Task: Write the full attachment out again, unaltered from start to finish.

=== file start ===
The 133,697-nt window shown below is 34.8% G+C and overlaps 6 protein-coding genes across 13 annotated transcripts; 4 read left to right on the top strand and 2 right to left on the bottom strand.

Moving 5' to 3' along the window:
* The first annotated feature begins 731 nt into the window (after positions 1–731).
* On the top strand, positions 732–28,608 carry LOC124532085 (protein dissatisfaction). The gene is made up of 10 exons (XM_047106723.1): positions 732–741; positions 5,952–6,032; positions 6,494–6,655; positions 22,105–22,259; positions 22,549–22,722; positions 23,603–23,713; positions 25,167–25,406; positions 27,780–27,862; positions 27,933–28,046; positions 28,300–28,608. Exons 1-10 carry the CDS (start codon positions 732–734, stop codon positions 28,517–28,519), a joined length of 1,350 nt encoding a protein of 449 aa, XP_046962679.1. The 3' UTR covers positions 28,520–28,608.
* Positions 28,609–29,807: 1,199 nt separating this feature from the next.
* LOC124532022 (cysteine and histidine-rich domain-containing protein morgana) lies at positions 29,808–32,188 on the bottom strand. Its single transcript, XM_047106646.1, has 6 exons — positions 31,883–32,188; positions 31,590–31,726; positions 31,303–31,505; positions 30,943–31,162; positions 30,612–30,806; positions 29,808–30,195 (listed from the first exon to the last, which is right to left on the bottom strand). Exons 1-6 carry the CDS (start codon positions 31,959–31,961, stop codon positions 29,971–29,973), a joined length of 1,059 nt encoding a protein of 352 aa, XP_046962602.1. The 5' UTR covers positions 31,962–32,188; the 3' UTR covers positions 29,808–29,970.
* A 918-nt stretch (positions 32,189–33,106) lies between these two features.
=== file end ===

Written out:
The 133,697-nt window shown below is 34.8% G+C and overlaps 6 protein-coding genes across 13 annotated transcripts; 4 read left to right on the top strand and 2 right to left on the bottom strand.

Moving 5' to 3' along the window:
* The first annotated feature begins 731 nt into the window (after positions 1–731).
* On the top strand, positions 732–28,608 carry LOC124532085 (protein dissatisfaction). The gene is made up of 10 exons (XM_047106723.1): positions 732–741; positions 5,952–6,032; positions 6,494–6,655; positions 22,105–22,259; positions 22,549–22,722; positions 23,603–23,713; positions 25,167–25,406; positions 27,780–27,862; positions 27,933–28,046; positions 28,300–28,608. Exons 1-10 carry the CDS (start codon positions 732–734, stop codon positions 28,517–28,519), a joined length of 1,350 nt encoding a protein of 449 aa, XP_046962679.1. The 3' UTR covers positions 28,520–28,608.
* Positions 28,609–29,807: 1,199 nt separating this feature from the next.
* LOC124532022 (cysteine and histidine-rich domain-containing protein morgana) lies at positions 29,808–32,188 on the bottom strand. Its single transcript, XM_047106646.1, has 6 exons — positions 31,883–32,188; positions 31,590–31,726; positions 31,303–31,505; positions 30,943–31,162; positions 30,612–30,806; positions 29,808–30,195 (listed from the first exon to the last, which is right to left on the bottom strand). Exons 1-6 carry the CDS (start codon positions 31,959–31,961, stop codon positions 29,971–29,973), a joined length of 1,059 nt encoding a protein of 352 aa, XP_046962602.1. The 5' UTR covers positions 31,962–32,188; the 3' UTR covers positions 29,808–29,970.
* A 918-nt stretch (positions 32,189–33,106) lies between these two features.